Programmed visibility (PV, or optically programmed) signals are designed to direct their light output to user-specified sections of the roadway approach. Typical installations include adjacent-lane programming, in which an indication for one lane is to be veiled from an adjacent lane; skewed-intersection programming, in which geometric conditions would allow motorists on one approach to see indications for the other approach, if standard signals were used; and closely spaced intersections, in which a far-side indication conflicts with a near-side indication.

 

Each section of the PV signal has a flat front lens with an internal fresnel lens pattern, two convex lenses (one clear and one frosted) sandwiched together at the rear of the signal, followed by a sealed beam mounted in a rear access door. Opening the door and removing the frosted lens permits the user to view the roadway approach, and, using a special foil-based adhesive tape, mask out the areas of the roadway on which motorists should not be able to see that indication. Of course, these signals require a rigid mounting to be the most effective.

 

 

 

Pedestrian Signals

Signals for pedestrians include a number of different legends, housings, and illumination techniques. Two sets of legends are defined in the MUTCD- word legends, with an orange DONT WALK and a white WALK; and symbols, with an orange raised hand and a white walking man. The symbols, which were first approved in 1977, are the most popular because of their better legibility and recognition by non-English speaking pedestrians. Two primary types of signal housings are available, one uses a separate section for each indication; the other combines both indications in a single housing. The first type uses incandescent lamps and is virtually identical to the vehicular signal. It comes in two standard sizes, 9 inch and 12 inch. The smaller 9 inch unit is limited to crosswalks less than 60ft in length.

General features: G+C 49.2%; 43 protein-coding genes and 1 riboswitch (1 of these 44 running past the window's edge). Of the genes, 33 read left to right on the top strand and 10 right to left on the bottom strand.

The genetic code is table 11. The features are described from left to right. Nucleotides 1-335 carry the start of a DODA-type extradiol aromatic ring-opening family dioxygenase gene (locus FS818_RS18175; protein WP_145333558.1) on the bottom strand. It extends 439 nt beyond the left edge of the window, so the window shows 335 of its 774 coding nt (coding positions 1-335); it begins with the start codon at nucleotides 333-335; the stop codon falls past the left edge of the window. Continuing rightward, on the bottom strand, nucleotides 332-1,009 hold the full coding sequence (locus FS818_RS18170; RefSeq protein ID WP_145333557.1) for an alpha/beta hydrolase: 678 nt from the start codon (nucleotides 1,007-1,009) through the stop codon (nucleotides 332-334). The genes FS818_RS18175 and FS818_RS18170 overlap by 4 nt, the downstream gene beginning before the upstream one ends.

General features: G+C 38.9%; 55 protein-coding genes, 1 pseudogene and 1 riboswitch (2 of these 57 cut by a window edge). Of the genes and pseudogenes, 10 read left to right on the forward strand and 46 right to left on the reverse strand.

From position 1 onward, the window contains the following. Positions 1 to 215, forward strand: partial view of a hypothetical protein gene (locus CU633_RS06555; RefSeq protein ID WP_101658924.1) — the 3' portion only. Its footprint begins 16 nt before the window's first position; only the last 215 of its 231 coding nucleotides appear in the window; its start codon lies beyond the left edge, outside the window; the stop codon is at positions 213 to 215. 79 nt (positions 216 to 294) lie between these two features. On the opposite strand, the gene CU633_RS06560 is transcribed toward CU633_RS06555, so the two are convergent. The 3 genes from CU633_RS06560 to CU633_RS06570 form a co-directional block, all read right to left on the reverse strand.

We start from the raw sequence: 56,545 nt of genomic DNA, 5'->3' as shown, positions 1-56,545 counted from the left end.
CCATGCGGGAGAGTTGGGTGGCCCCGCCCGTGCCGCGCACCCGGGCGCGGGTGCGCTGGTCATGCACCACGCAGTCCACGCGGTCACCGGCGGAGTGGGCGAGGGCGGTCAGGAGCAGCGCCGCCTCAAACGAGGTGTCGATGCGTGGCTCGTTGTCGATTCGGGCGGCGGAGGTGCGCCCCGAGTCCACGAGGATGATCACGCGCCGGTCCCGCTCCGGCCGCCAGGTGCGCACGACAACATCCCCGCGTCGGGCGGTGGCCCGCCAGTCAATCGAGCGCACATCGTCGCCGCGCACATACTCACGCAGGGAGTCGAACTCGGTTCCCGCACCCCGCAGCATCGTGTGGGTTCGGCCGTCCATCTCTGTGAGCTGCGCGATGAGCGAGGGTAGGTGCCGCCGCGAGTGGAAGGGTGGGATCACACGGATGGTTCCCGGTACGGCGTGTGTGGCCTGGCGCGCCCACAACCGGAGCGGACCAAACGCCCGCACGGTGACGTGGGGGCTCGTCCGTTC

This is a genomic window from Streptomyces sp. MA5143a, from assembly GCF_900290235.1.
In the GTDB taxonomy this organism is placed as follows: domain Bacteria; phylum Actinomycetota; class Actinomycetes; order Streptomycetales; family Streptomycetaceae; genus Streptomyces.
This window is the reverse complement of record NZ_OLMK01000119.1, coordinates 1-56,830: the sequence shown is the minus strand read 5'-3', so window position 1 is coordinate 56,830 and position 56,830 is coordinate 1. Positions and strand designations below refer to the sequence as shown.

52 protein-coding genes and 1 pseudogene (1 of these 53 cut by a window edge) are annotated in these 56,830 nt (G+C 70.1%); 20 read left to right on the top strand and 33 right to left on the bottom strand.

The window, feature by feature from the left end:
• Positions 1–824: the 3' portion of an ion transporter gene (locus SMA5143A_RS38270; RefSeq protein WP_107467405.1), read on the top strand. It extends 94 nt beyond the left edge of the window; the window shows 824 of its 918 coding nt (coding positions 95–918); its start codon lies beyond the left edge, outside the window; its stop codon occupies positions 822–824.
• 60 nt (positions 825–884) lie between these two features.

The single housing design has been adapted for incandescent, neon, fiber optic, and LED illumination techniques. Incandescent word legend designs use a three-line legend lens (orange DONT/ orange WALK/ white WALK), two lamps, and a compartmentalized reflector to illuminate the appropriate displays. Neon, LED, and fiber optic word legend designs use a clear two-line (DONT/ WALK) lens, with the light source providing the color to the appropriate displays. Symbol legends can be illuminated by any of the four techniques.

Fiber optic, LED, and neon displays can provide a substantial energy saving over the incandescent displays; they also reduce the potential for the "sun phantom" effect. However, the incandescent fixture, being electrically simpler, may be easier and less expensive to maintain. A louvered "egg crate" visor can also help to reduce the "sun phantom", and eliminates the need for a longer standard visor. However, egg crate visors are subject to accumulations of snow and ice that can block the indications.

Audible signals for the visually impaired have been used for a number of years with limited success. Most of these devices consist of an electronic "bird in a box" with "chirping" sounds for one direction of travel and "coo-coo" sounds for the other direction. Countdown pedestrian signals are the newest rage. With these signals the actual time left necessary to cross is displayed in seconds.